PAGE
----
This part focuses on attitudes to nature and tells the story of the insecticide DDT, which was first seen as a savior to humankind in the 1940s, only to be claimed as a part of the destruction of the entire ecosystem in the late 60s. It also outlines how the sciences of entomology and ecology were transformed by political and economic pressures.
The episode appears to be named after the 1959 film Goodbye, Mrs. Ant. Clips from the 1958 horror movie Earth vs. the Spider and the 1941 grasshopper cartoon Hoppity Goes to Town are also featured.
Insects were a huge problem in the United States and farmers saw whole crops destroyed by pests. Emerging in the 1940s DDT and other insecticides seemed to be the solution. As more insecticides were invented, the science of entomology changed focus from insect classification, to primarily testing new insecticides and exterminating insects rather than cataloging them. But the insecticides had side effects. As early as 1946-48 entomologists began to notice that other species of wildlife, particularly birds, were being harmed by the insecticides.
Chemical companies portrayed the battle against insects as a struggle for existence and their promotional films from the 1950s invoke Charles Darwin. Darwin biographer James Moore notes how the battlefield and life and death aspects of Darwin's theories were emphasized to suit the Cold War years. Scientists believed that they were seizing power from evolution and redirecting it by controlling the environment.
In 1962 biologist Rachel Carson released the book Silent Spring, which was the first serious attack on pesticides and outlined their harmful side effects. It caused a public outcry but had no immediate effect on the use of pesticides. Entomologist Gordon Edwards retells how he made speeches critical of Carson's book. He eats some DDT on camera to show how he'd demonstrate its safety during these talks.
The spraying of DDT in the growing suburbs brought the side effects to the attention of the wealthy and articulate middle classes. Victor Yannacone, a suburbanite and lawyer, helped found the Environmental Defense Fund with the aim to legally challenge the use of pesticides. They argued that the chemicals were becoming more poisonous as they spread, as evidenced by the disappearance of the Peregrine Falcon.
In 1968 they got a hearing on DDT in Madison, Wisconsin. It became headline news, with both sides claiming that everything America stood for was at stake. Biologist Thomas Jukes is shown singing a pro-DDT parody on America the Beautiful he sent to Time magazine at the time of the trial. Hugh Iltis describes how in 1969 a scientist testified at the hearing about how DDT appears in breast milk and accumulate in the fat tissue of babies. This got massive media attention.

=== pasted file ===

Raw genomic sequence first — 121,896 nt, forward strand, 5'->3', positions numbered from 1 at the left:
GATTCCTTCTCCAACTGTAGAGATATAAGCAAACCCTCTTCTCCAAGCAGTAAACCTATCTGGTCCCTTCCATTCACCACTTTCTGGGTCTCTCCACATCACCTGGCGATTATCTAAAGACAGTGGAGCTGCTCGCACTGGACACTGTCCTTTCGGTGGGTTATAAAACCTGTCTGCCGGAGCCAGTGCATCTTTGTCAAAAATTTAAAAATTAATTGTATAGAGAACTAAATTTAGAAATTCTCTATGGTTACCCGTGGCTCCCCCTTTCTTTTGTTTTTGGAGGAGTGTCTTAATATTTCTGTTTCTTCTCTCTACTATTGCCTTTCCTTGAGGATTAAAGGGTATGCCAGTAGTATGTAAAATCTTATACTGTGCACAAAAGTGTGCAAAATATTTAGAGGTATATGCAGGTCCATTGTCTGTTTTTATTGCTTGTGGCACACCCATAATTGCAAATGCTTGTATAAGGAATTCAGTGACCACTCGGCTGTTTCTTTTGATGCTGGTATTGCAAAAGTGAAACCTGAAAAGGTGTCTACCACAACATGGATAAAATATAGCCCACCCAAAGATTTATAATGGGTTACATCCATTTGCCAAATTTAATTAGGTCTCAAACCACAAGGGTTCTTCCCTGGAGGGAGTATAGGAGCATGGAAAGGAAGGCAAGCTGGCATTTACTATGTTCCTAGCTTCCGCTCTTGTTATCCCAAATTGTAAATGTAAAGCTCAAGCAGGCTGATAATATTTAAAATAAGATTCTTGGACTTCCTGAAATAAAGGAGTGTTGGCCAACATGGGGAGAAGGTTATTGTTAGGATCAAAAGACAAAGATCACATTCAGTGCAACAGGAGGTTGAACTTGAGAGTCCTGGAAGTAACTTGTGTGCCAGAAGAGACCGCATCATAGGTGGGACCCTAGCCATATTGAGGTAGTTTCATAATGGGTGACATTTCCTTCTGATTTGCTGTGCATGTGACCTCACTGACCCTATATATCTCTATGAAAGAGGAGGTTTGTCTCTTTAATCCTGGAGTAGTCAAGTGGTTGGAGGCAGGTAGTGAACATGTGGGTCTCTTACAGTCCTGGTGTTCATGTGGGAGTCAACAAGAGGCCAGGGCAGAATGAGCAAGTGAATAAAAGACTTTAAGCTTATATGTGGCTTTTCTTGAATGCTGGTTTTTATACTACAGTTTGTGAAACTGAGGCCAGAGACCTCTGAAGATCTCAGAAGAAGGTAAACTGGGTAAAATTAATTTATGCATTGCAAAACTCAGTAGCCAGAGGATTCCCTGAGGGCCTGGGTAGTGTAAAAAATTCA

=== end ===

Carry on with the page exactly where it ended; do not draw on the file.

Where once chemicals were seen as good, now they were bad. In the late 60s ecology was a marginal science. But Yannacone used ecology as a scientific basis to challenge the DDT defenders' idea of evolution. Similar to how the science of entomology had been changed in the 1950s, ecology was transformed by the social and political pressures of the early 70s. Ecologists became the guardians of the human relationship to nature.
James Moore describes how people try to get Darwin on the side of their view of nature. In The Origin of Species nature is seen as being at war, but also likened to a web of complex relations. Here Darwin gave people a basis for urging us not to take control of nature but cooperate with it. In popular imagination a scientific theory has a single fixed meaning, but in reality it becomes cultural property and is usable by different interested parties.
Twenty years later the story of DDT continues with a press conference announcing the stop of construction in a skyscraper due to a nesting Peregrine Falcon. Ornitologist David Berger criticizes the event for fostering the myth of the sensitivity of nature.
Joan Halifax talks about ecology as a gift to human beings and all species, a moral lesson that gave rise to not utopia, but ecotopia.
Politics Professor Langdon Winner theorizes that social ideals are being read back to us as if they were lessons derived from science itself. The scientific notions of the 1950s, the ideas of endless possibilities for exploitations of nature, are now seen as ill-conceived. And the ideas of ecology today may in 30 or 40 years seem similarly ill-conceived.
The episode ends with a quote from Darwin about seeking divine providence in nature: "I feel most deeply that the whole subject is too profound for the human intellect. A dog might as well speculate on the mind of Newton. Let each man hope and believe what he can."